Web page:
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Intersection of Life and Faith

The Sit-com Continues to Survive with Community

  • Alex Wainer Contributing Writer
  • 2009 1 Oct
The Sit-com Continues to Survive with <i>Community</i>

Every few years, the situation comedy is declared dead or dying, a genre that has worn itself out through lack of new ideas or audience fatigue.  But consider how long the form has lasted.  Since beginning in radio with the first major example, Amos and Andy, in 1928, the half-hour comedy has encompassed a variety of situations, including the venerable family sitcom (I Love Lucy, Father Knows Best, The Cosby Show, The Simpsons and Everybody Loves Raymond) the workplace (Mary Tyler Moore, The Office) and others we could name.  And there have been comedies set in school situations—anybody remember Head of the Class?  Community may be the first comedy ever set in a community college. Often popular perceptions of community colleges are not stellar since many outsiders view them as one of those two-year institutions attended by not-ready-for "real" college folks, such as those with lower incomes, underachievers, working adults, retirees looking for greater knowledge, or those who haven't quite decided what their life goals are.

Such stereotypes are typically a sit-com's stock in trade and Community's depiction of the school as an institution of losers is likely to annoy their real life counterparts (as this recent segment from NPR's All Things Considered shows.) Here it's the fictional Greendale Community College where Jeff Winger (Joel McHale) arrives to pursue a real degree after it's discovered that his law degree wasn't from Columbia University, but the nation of "Colombia." As a shyster who thinks that his fast-talking can get him into or out of any situation, Jeff despises the college he's forced to attend, calling it a "school-shaped toilet."  His attempt to form an imaginary study group in order to make time with Britta (Gillian Jacobs), a blonde beauty who sees through Jeff's fakery, results, to Jeff's dismay, in the formation of a real study group with a diverse membership.  They include Shirley (Yvette Nicole Brown), a divorced woman trying to make up for some past mistakes, Abed (Danny Pudi), a geeky guy who may have Asperger Syndrome.  There's also the fragile perfectionist Annie (Allison Brie), and Troy (Donald Glover), a former high school jock who still wears his letter jacket, a vestige of past glory.  So the cast has the requisite sitcom wackiness factor nailed down.  Jeff's clever attempts to hook up with Britta only backfire until he realizes, in the very funny pilot that he may actually need the group to get through Spanish 101, and perhaps to provide what the title's double meaning implies—a collection of diverse individuals who may have more in common than Jeff wants to admit.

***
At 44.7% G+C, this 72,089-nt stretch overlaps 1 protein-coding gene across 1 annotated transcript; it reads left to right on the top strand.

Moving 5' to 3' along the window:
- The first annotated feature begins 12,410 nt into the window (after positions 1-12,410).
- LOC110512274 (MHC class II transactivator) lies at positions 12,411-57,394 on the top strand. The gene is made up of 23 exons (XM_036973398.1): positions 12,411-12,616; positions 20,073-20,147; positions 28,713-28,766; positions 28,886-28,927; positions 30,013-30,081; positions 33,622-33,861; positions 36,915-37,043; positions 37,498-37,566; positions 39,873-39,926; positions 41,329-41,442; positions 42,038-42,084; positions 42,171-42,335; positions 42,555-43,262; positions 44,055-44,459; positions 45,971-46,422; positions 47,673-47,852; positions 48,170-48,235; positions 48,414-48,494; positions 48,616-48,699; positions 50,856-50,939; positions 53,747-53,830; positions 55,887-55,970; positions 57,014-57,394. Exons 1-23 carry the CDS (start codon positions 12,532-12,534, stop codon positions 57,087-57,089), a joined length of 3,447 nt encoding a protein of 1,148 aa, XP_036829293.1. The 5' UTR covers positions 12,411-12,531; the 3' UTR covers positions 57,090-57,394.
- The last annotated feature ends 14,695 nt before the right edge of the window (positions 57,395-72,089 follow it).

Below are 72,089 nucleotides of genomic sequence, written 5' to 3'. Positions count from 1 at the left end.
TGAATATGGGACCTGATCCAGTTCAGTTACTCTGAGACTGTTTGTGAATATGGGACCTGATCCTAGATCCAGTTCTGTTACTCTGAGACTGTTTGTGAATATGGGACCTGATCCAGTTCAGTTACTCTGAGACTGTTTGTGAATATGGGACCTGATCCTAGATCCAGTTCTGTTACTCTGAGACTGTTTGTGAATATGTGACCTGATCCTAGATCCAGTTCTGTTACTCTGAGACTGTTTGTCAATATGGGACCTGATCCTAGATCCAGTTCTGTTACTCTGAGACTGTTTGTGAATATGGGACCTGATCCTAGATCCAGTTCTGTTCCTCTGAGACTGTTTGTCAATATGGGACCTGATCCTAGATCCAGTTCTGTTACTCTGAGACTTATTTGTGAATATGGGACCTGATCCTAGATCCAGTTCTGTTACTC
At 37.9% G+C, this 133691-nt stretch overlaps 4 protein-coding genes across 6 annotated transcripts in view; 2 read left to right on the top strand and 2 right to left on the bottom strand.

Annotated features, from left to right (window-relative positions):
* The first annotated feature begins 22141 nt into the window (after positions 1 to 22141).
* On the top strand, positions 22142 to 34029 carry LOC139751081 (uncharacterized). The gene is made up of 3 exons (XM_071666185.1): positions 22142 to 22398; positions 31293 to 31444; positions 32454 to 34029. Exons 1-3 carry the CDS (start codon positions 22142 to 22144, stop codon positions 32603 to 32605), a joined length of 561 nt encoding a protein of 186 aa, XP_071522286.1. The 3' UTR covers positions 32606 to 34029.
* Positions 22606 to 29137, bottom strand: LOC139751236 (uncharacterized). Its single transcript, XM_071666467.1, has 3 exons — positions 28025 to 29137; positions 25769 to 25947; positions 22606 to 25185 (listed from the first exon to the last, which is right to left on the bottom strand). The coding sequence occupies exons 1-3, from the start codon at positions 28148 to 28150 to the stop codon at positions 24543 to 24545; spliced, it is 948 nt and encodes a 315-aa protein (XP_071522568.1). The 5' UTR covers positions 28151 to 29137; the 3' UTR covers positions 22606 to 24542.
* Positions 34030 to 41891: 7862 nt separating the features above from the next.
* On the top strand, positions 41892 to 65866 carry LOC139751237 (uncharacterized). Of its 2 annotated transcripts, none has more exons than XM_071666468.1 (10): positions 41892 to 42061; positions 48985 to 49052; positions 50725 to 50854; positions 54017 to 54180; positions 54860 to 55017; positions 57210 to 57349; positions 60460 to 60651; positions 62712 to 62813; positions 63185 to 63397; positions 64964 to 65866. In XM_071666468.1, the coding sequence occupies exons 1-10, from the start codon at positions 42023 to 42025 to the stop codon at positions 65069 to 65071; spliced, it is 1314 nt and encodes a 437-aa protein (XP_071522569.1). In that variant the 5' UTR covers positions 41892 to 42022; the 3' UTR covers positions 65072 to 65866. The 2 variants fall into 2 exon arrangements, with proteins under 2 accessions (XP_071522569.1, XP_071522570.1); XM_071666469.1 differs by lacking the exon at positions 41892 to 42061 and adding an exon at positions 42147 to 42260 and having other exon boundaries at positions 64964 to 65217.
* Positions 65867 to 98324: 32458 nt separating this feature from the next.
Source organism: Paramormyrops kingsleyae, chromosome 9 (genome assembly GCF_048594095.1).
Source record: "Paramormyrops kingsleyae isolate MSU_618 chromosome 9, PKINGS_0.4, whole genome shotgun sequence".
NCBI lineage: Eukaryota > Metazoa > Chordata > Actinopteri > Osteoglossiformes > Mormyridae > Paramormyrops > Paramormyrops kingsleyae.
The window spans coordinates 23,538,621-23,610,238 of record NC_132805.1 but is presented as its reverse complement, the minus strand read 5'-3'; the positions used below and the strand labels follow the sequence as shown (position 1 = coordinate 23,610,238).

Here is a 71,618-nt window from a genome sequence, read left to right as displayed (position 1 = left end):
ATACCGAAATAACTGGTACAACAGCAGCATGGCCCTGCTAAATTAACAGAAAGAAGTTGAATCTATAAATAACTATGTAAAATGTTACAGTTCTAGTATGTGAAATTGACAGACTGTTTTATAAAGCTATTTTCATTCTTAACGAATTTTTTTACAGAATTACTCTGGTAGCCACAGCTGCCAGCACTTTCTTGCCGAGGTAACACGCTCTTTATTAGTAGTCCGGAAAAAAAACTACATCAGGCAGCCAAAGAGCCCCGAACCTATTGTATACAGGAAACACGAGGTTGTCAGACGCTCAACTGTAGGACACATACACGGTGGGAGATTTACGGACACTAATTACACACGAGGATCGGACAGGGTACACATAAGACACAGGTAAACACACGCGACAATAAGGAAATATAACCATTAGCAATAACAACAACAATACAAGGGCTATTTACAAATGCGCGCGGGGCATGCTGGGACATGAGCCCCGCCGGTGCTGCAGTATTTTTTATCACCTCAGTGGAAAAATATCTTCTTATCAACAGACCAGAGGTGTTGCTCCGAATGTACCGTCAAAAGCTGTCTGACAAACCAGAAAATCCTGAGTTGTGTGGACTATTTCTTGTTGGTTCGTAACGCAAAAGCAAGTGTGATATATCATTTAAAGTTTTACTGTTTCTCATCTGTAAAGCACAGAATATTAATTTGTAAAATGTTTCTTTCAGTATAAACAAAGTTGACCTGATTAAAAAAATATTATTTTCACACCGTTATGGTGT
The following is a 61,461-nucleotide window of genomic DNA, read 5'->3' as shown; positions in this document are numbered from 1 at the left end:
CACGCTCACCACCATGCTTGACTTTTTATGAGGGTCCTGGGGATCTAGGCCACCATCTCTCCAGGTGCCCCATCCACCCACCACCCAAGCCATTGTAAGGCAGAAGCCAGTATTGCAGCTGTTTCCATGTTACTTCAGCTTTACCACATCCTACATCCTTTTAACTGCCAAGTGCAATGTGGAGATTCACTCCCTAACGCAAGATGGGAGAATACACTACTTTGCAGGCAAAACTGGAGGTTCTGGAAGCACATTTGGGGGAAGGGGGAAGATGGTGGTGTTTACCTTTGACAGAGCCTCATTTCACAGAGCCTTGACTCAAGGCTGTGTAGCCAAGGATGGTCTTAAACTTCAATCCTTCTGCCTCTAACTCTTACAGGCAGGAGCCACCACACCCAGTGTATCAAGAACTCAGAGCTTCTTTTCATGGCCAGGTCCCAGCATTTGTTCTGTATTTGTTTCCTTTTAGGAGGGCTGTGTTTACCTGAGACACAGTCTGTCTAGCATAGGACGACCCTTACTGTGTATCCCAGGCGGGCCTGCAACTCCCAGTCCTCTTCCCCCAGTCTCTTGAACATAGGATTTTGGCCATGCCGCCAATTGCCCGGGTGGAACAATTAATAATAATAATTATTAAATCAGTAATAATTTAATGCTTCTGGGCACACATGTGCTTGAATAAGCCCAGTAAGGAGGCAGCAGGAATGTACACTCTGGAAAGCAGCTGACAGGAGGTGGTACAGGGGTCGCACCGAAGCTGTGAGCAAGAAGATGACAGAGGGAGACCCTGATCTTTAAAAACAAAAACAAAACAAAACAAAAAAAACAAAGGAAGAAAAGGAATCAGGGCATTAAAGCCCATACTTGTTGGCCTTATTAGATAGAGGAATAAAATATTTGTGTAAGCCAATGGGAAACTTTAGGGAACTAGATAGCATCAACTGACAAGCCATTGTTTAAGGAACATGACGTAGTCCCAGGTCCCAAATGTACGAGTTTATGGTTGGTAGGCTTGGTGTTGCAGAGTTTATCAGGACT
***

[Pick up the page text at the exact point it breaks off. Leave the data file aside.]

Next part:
Situation comedies that run for a long time depend on audience familiarity with the characters, something that usually doesn't happen in the first few episodes. A TV show's beginning episodes must pull viewers in with interesting plots and good writing until we've "met" the cast and know how they behave.  Then, to win a following, the audience must buy into the premise of the basic situation, in this case, a study group at a two-year college that allows for a variety of plots involving all or most of the characters.  That's why family sitcoms are such staples for us—the dynamics are drawn from experiences most people share.  But other successful comedies employ surrogate families like the long-running Cheers, with a "family," of regular patrons at a bar, "where everybody knows your name."

After watching the first two episodes of Community, I'm not sure whether the group will finish with an Associate's degree.  The pilot made me laugh out loud while alone, a good sign of real humor.  But the second episode, "Spanish 101," felt less buoyant.  As the students attend their first Spanish class, taught by the histrionic "Senior Chang (Ken Jeong)," Jeff is again plotting to make time with Britta and tries to contrive that they become partners in an assignment.  Of course it backfires and he's assigned to Pierce (Chevy Chase), an oft-married entrepreneur who routinely says inappropriate things oblivious to their affects on others.  This is the role that brings Chevy Chase back to television after being in virtual retirement for years and it's apparent the role was written for his ability to convey complete cluelessness.  But, like the other group members, Pierce is hiding some inner needs—after six marriages, he's lonely, and Jeff may be the way he reconnects with people.  Again Jeff is challenged to rise above his narcissism, and this is what redeems his scheming.  However nice it is to see his efforts at redemption, I wonder if the character is being "niced-up" too quickly.  At this rate, the snarky lawyer is likely to be a saint by the time he gets his two-year degree.  And that's the challenge of having such flawed characters make incremental but real progress so quickly—it makes them more likeable but less funny.  Think of how long Hugh Laurie's dysfunctional Gregory House, M.D. has been upsetting people with his insults and only now, after five years, is starting to make progress against his underlying flaws.

To sustain Community's viability and keep viewers tuning in, Jeff needs to slow down his moral progress—and we need to see some more depth in the other characters. Only then will this new study group graduate to a long term hit.

Community airs on NBC, Thursdays, 9:30 EST. Full episodes also available on


Alex Wainer, Ph.D. teaches media and film at Palm Beach Atlantic University.  He is a regular contributor to